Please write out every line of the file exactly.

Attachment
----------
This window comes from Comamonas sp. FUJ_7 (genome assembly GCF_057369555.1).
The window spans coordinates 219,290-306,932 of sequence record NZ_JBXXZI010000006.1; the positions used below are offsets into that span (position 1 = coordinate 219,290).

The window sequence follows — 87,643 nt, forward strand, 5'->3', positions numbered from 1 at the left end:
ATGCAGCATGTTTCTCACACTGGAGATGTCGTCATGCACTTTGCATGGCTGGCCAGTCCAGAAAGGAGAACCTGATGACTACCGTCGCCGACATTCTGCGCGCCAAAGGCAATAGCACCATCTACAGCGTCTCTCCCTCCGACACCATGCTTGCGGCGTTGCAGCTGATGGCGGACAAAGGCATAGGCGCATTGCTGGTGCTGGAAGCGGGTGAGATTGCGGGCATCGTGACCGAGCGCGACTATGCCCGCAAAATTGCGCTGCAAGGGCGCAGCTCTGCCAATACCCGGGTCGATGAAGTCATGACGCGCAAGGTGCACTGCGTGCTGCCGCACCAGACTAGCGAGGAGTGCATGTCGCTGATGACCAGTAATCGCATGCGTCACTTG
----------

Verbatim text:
This window comes from Comamonas sp. FUJ_7 (genome assembly GCF_057369555.1).
The window spans coordinates 219,290-306,932 of sequence record NZ_JBXXZI010000006.1; the positions used below are offsets into that span (position 1 = coordinate 219,290).

The window sequence follows — 87,643 nt, forward strand, 5'->3', positions numbered from 1 at the left end:
ATGCAGCATGTTTCTCACACTGGAGATGTCGTCATGCACTTTGCATGGCTGGCCAGTCCAGAAAGGAGAACCTGATGACTACCGTCGCCGACATTCTGCGCGCCAAAGGCAATAGCACCATCTACAGCGTCTCTCCCTCCGACACCATGCTTGCGGCGTTGCAGCTGATGGCGGACAAAGGCATAGGCGCATTGCTGGTGCTGGAAGCGGGTGAGATTGCGGGCATCGTGACCGAGCGCGACTATGCCCGCAAAATTGCGCTGCAAGGGCGCAGCTCTGCCAATACCCGGGTCGATGAAGTCATGACGCGCAAGGTGCACTGCGTGCTGCCGCACCAGACTAGCGAGGAGTGCATGTCGCTGATGACCAGTAATCGCATGCGTCACTTG